- The Democratic National Convention, which was set for July, has been delayed until August as the coronavirus continues to spread.
- The decision also comes as more than a dozen states and U.S. territories adjusted their own presidential primaries, with some opting for a mail-in system to replace in-person voting and others delaying the primaries entirely.
The Democratic National Convention, which was set for July, has been delayed until August as the coronavirus continues to spread.
"In our current climate of uncertainty, we believe the smartest approach is to take additional time to monitor how this situation unfolds so we can best position our party for a safe and successful convention," said DNC Convention Committee CEO Joe Solmonese in a press release.
"I have always believed that American innovation and ingenuity shine brightest during our darkest days, and for that reason, I'm confident our convention planning team and our partners will find a way to deliver a convention in Milwaukee this summer that places our Democratic nominee on the path to victory in November," he said.
The convention will now be held "the week of August 17," according to the release, and convention organizers expect it to provide "more time to determine the most appropriate structure for this historic event." The Republican National Convention is scheduled to take place between Aug. 24 and Aug. 27.
The decision to postpone the convention comes amid pressure from former Vice President Joe Biden, the front-runner in the 2020 Democratic election, who on Tuesday said that he wouldn't be surprised if the convention were delayed because of the outbreak. An MSNBC reporter asked if Biden could imagine the convention being held in July as originally planned.
"It's hard to envision that," the former vice president said in response to the question.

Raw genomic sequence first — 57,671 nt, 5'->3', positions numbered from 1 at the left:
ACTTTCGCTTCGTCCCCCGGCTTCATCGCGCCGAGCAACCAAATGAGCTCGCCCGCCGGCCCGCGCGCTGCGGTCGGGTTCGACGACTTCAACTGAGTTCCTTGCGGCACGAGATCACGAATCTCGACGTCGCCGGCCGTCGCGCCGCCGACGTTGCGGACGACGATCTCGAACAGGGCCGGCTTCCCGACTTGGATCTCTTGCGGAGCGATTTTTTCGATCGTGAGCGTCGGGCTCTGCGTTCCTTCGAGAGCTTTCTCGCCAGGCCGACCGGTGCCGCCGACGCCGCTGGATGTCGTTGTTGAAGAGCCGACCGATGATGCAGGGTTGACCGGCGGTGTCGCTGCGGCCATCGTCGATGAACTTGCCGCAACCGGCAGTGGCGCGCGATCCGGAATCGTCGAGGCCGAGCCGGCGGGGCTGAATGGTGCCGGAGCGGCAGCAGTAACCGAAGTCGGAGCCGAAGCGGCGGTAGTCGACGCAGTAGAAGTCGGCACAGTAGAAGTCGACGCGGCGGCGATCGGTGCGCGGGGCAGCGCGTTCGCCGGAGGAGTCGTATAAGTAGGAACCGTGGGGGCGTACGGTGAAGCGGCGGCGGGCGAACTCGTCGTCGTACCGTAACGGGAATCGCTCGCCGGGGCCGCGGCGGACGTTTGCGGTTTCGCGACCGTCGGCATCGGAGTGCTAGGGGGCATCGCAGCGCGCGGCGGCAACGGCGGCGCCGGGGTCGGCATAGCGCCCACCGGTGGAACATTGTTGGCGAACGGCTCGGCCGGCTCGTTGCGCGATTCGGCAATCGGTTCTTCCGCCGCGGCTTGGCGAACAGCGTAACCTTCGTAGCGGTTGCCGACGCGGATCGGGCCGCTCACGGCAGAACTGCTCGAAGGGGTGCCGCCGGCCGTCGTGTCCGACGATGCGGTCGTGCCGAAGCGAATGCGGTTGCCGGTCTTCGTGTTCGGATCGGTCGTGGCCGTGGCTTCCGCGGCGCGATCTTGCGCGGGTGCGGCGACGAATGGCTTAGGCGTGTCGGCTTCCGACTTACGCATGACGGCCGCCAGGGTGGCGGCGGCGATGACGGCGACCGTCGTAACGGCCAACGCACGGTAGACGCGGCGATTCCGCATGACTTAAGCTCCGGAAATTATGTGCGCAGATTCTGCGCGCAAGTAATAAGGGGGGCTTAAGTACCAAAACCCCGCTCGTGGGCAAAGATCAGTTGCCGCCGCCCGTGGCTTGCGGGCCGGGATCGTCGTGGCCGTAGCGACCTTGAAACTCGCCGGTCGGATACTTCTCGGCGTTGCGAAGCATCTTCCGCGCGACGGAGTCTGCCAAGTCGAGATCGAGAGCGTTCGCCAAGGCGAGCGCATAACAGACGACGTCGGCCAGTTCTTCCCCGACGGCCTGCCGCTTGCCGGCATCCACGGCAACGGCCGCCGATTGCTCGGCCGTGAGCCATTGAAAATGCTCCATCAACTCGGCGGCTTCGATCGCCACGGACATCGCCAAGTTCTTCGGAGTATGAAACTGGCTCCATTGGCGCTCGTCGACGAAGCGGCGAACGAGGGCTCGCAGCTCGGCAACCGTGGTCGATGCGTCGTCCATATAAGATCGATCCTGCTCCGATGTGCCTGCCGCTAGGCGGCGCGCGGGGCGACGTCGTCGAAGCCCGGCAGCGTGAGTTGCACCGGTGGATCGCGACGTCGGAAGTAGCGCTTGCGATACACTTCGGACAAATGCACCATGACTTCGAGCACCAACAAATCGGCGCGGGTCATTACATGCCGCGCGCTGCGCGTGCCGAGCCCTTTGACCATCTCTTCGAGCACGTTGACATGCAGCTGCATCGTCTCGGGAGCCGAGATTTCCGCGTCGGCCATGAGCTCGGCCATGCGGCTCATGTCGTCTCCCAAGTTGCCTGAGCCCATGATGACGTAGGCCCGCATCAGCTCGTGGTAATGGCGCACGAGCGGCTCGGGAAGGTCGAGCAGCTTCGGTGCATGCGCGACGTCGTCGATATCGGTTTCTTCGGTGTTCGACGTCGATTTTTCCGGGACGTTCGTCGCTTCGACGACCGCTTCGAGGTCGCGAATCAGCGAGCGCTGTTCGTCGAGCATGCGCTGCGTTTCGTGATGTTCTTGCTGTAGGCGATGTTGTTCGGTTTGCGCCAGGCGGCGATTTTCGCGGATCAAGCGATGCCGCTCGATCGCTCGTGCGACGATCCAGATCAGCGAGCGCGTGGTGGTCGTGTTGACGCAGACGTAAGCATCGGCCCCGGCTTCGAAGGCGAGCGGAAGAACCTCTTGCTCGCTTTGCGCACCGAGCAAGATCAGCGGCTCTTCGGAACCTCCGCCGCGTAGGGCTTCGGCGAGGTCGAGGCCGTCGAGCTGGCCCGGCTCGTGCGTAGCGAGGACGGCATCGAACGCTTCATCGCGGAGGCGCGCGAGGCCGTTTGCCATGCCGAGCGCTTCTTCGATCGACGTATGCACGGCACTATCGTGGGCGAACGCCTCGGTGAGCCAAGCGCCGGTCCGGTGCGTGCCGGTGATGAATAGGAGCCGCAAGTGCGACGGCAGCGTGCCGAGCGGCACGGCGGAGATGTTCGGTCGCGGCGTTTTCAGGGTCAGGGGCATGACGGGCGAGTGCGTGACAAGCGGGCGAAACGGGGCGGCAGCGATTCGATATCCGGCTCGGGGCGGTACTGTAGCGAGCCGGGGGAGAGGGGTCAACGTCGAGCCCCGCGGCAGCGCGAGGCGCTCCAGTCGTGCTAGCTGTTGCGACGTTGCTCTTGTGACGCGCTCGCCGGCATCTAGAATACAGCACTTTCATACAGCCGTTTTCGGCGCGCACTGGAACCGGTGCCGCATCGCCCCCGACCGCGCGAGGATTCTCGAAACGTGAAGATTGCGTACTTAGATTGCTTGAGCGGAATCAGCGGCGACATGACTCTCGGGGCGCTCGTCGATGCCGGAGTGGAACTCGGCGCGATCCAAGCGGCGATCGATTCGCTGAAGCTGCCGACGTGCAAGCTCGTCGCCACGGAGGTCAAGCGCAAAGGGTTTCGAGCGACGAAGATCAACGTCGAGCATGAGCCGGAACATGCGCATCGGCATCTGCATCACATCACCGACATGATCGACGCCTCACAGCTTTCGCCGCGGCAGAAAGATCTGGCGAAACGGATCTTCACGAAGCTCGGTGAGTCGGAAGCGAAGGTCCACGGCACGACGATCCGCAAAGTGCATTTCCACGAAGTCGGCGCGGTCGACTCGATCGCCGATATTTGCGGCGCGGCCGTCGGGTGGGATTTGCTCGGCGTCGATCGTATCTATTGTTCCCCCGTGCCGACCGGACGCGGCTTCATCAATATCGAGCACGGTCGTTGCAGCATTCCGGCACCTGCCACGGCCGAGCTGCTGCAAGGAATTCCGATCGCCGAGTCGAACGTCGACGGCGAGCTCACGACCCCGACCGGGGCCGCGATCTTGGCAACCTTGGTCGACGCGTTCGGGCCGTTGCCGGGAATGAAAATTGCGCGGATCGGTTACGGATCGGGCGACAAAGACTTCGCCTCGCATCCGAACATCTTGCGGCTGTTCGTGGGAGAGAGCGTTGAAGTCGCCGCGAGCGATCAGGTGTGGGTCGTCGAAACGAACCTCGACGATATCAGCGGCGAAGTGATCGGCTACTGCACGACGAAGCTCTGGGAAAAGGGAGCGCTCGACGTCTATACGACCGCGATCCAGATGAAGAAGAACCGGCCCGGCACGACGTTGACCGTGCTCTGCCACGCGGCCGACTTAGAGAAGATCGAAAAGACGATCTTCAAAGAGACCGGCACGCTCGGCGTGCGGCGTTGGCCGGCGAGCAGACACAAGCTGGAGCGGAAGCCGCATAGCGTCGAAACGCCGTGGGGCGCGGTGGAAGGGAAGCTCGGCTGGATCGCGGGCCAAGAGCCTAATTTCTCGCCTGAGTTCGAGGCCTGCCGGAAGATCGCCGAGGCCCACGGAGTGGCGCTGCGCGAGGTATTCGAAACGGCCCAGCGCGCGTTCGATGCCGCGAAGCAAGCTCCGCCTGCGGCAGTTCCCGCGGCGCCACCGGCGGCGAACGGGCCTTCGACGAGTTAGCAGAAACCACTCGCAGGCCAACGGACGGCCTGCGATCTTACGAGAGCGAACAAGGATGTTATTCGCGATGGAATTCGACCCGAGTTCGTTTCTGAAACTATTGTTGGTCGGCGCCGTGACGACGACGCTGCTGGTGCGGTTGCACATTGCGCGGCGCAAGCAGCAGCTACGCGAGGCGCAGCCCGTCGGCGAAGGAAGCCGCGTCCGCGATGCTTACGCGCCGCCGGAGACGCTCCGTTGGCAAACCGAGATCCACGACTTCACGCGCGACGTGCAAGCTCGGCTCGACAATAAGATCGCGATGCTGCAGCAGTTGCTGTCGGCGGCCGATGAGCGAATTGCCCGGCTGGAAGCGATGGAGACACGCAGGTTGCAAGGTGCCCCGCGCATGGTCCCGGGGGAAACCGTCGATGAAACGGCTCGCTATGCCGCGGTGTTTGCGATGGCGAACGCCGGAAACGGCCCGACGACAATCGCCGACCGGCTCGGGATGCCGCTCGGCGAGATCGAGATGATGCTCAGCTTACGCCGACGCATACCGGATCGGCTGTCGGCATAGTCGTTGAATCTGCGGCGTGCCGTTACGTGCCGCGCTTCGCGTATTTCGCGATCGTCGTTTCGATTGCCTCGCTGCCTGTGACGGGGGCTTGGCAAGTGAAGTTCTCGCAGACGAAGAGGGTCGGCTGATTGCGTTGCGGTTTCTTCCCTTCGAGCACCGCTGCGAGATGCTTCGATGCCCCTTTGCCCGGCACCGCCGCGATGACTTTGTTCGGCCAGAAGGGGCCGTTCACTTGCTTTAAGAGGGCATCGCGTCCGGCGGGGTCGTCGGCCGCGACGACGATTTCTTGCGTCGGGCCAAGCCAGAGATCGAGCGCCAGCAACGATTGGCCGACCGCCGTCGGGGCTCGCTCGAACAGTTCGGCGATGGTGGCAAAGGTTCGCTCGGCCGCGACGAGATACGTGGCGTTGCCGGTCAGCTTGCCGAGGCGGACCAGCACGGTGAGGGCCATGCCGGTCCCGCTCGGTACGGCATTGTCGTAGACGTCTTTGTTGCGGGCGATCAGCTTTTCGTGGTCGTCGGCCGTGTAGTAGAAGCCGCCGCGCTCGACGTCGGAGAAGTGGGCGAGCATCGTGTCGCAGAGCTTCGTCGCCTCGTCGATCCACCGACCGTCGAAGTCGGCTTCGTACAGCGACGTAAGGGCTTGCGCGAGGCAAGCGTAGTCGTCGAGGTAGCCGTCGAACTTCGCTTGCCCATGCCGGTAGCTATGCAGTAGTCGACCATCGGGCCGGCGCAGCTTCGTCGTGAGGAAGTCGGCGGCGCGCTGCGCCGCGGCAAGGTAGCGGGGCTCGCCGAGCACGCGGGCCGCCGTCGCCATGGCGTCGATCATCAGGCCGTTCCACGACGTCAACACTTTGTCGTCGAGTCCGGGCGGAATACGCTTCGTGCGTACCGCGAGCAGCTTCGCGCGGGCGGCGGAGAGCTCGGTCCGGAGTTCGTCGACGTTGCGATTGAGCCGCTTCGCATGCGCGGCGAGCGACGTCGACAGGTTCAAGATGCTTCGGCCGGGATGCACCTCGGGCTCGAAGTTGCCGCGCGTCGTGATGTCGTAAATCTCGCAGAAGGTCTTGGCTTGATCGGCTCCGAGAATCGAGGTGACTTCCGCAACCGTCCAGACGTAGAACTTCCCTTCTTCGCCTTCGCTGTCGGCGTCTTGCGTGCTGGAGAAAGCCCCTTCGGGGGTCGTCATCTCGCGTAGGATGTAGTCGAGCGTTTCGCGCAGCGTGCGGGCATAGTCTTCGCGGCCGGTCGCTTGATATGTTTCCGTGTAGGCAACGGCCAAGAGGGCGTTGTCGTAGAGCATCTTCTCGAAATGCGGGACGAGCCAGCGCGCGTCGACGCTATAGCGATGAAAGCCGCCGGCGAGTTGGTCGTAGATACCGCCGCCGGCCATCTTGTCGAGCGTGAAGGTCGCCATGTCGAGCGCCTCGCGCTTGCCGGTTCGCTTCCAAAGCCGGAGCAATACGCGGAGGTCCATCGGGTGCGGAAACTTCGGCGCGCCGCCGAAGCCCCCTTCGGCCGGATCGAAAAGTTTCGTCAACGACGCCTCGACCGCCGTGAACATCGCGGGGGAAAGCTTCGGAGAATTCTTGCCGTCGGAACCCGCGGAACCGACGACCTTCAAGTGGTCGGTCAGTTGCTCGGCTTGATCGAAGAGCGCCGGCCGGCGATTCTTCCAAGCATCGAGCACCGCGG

"We ought to be able — we were able to do it in the middle of the Civil War all the way through to World War II — have Democratic and Republican conventions and primaries and elections and still have public safety. And we're able to do both. But the fact is it may have to be different."
The decision also comes as more than a dozen states and U.S. territories have adjusted their own presidential primaries, with some opting for a mail-in system to replace in-person voting and others delaying the primaries entirely.
Already, the coronavirus pandemic has changed the way both Biden and Democratic rival Sen. Bernie Sanders get their message out to voters. Both campaigns no longer do in-person events or rallies and have been relying on digital outreach to connect with voters.
Biden maintains a commanding lead over Sanders, having secured victories in most of the completed primaries. In March, Sanders was mulling his options, his campaign said in an email, but he has since given no indication he is ready to drop his bid.
Biden was the clear winner at the last nominating contests, which were held on March 17.
As the coronavirus continues to ravage the country, other national politicians have suggested that the outbreak could alter the way Americans vote.
House Speaker Nancy Pelosi on Tuesday said that America needs to move toward a "vote by mail" system to give citizens a safe way to elect their lawmakers while the coronavirus makes it dangerous to congregate.
"In terms of the elections, I think we'll probably be moving to vote by mail," Pelosi said in an interview on MSNBC. "That's why we wanted to have more resources in this third bill that just was signed by the president, to get those resources to the states to facilitate the reality of life: that we are going to have to have more vote by mail."
The coronavirus, which is believed to have originated in Wuhan, China, has spread to dozens of countries, with more than 965,246 confirmed cases worldwide and at least 49,180 deaths so far, according to data from Johns Hopkins University. There are at least 217,263 cases in the United States and at least 5,137 deaths, according to the latest tallies.